It takes brave managers to support this and brave teachers to stand up to managers who don’t. Young teachers must be given an environment in which patience, trust and thorough organisation helps grow their self esteem enough that they never feel that their work output or a completed to do list is a measure of their success. We spend so long fostering Growth Mindset in our children but neglect it in our teachers. We must  grow the self esteem of teachers so that they can self affirm through the growth and learning that takes place in their classrooms otherwise the pressures of unfinished work will always make them feel like failures and retention will be impossible.

Keeping the ‘Bonkers’ losing the ‘Bonkers’ hours.


Michael Tidd is right. Working hard is not the same as working long hours. However, I would argue that teachers who claim that working 60 or 70 hours of the week is ‘the nature of the job’ or a ‘necessity of doing the job well’ are not completely wrong. I am very much one of those teachers that Mr Tidd calls ‘bonkers’. Until recently, I spent my evenings and weekends searching for the best resources and making beautiful displays. However, I didn’t do it because I felt I would be worse and my job if I didn’t and I’m very lucky to have a management that are very considerate of workload. I did it because I enjoyed it. It is after all what my phase leader calls doing ‘the fun stuff’ and I consider it very much part of my job. In fact, it’s actually the part of my job I enjoy the most. However, it is also the part that I always thought I only had time to do if I added an extra 20 hours to the week. I was without doubt guilty of being a ‘teacher martyr’ and I regularly showed off my weekend wares, waxing lyrical about the hours I had spent perfecting things. I agree that in doing so I perpetuated the myth that I was somehow better at my job. But I was wrong. I wasn’t. I was massively inefficient. However, in condemning those ‘teacher martyrs’ (like myself), what we shouldn’t do is encourage them to stop doing ‘the fun stuff’, just to do it more efficiently. Being creative is one of the real joys of being a primary teacher and I have recently discovered I don’t need to be a ‘teacher martyr’ to do those things. There are strategies for doing all the extra stuff without adding 20 extra hours to my week.

Firstly, if I could uninvent one thing to help with my teacher workload it would be the internet. For me it became like a black hole that I kept being getting sucked back into. I became like a drug addict searching and searching for my next hit, always going that one step further to make sure I had the best stuff (my previous job in a school with very competitive teachers didn’t help with this). You can easily rack up an extra 10 hours of work just searching. Too much great choice can also easily add to curriculum congestion as you try to squeeze your whole topic Pinterest board into the planning, your work load becomes unmanageable. It’s even worse when a great whole school initiative is spotted by an eager middle leader or management. However, to stop searching completely would be to remove the ‘fun stuff.’ What we have to do is manage the internet better.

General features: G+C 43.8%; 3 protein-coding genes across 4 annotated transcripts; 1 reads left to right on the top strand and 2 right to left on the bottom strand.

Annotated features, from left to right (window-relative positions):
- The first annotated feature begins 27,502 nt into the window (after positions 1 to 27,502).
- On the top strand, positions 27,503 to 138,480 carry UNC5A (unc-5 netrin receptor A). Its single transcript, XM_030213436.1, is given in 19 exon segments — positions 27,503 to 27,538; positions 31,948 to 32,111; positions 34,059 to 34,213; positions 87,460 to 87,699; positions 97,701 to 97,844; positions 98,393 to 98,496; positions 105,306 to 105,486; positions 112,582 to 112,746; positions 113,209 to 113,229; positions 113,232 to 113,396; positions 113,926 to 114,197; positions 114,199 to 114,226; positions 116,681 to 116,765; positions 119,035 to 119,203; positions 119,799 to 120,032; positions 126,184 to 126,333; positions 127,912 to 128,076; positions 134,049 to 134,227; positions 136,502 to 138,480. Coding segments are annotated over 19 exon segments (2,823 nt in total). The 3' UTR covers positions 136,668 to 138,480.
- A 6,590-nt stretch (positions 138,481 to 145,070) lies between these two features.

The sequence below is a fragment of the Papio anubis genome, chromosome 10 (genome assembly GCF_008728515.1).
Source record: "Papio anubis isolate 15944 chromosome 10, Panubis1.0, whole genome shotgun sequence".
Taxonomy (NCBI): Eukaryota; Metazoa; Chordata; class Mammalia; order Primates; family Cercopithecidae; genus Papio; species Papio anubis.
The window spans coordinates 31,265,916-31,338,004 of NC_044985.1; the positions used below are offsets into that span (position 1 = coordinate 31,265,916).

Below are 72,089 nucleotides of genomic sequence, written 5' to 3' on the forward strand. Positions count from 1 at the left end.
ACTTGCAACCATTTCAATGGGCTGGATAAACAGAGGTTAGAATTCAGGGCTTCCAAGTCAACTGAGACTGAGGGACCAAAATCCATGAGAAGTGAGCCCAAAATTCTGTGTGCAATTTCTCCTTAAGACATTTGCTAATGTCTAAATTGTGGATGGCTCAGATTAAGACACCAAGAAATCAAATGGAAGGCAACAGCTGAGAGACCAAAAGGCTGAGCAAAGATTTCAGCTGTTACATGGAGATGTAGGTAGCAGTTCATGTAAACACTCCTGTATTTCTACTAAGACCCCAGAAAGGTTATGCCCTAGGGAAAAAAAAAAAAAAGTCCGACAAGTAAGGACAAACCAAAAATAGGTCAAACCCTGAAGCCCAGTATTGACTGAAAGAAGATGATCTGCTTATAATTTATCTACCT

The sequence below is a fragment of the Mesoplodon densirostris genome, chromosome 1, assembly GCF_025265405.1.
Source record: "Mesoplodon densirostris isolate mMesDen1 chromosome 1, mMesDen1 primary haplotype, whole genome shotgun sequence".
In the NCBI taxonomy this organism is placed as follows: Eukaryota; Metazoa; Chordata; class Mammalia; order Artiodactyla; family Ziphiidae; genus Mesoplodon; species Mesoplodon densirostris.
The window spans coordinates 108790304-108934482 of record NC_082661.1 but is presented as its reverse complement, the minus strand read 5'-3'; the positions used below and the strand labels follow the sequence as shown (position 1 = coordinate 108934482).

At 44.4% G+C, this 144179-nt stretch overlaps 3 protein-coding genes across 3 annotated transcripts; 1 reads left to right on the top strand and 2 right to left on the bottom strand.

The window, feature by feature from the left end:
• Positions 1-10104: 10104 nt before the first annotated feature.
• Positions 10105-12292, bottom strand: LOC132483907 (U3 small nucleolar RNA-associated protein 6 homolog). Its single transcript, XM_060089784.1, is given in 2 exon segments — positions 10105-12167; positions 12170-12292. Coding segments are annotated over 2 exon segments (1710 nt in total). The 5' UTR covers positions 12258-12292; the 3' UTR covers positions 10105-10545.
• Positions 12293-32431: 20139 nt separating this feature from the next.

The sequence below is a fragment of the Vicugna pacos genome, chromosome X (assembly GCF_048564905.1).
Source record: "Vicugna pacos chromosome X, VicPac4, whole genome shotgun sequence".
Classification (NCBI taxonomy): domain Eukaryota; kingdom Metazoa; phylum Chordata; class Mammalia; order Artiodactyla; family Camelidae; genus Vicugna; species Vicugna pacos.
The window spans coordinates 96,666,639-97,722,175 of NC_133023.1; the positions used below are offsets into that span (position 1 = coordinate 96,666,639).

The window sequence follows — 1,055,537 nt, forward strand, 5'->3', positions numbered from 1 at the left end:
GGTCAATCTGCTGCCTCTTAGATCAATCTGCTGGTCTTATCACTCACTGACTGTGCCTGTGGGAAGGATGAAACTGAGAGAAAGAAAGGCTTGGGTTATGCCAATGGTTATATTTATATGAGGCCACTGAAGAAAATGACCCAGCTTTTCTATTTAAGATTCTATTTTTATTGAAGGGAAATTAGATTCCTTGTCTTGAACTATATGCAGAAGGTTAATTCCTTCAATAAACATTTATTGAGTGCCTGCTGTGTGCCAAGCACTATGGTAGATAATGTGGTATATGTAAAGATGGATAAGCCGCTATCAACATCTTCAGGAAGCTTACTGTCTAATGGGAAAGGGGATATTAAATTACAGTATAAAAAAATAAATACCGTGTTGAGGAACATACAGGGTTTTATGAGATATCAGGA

Secondly, teacher environments have to be less competitive and more collaborative. Humility surrounding workload is a necessity. It is vital that management don’t advocate the ideas or principles of teachers who work too long. Instead they must create an environment where the best stuff, like good resources, are collected and shared regularly, reducing everyone’s workload. Sharing good practice should never be a competitive environment or encourage extra workload. It should always be about reducing it. Here’s my top tips for teachers and management to limit the workload and to stop being a teacher martyr.

  • Limit yourself to the 3/4 websites that you find have the best resources (Subscribing as a school to a couple of one stop shops like Twinkl or Espresso is a great start)
  •  As a school share creativity between teachers, arranging regular times for staff to have a resources ‘swap shop.’ (Make sure this is not a competitive environment but a ‘giving’ one)
  • Organise resources across your school. In particular, making sure that digital resources are regularly edited and carefully filed so that they are easily searchable and accessible so no one is ever reinventing the wheel. (Don’t let the collection get as vast as the internet)
  • Use middle leaders to manage the resources in their subject, narrowing the selection to the very best rather than widening it.
  • Avoid curriculum congestion. If you find a brilliant new idea, replace old stuff. Don’t continue to add more and more. You can’t keep everything going. Be prepared to ‘cut.’
  • Make sure careful choices are made about which initiatives are rolled out across the whole school.
  • Oh yes, and work through X Factor

Maths Reasoning

Recently went to some excellent training about maths mastery. This was one of the activities that I really liked to encourage the children to explain their mathematical reasoning. Really easy to differentiate and great for making sure that they’ve understood the method of column addition and are using estimation to check their work. reasoning-column-addition (could be adapted for subtraction and multiplication as well)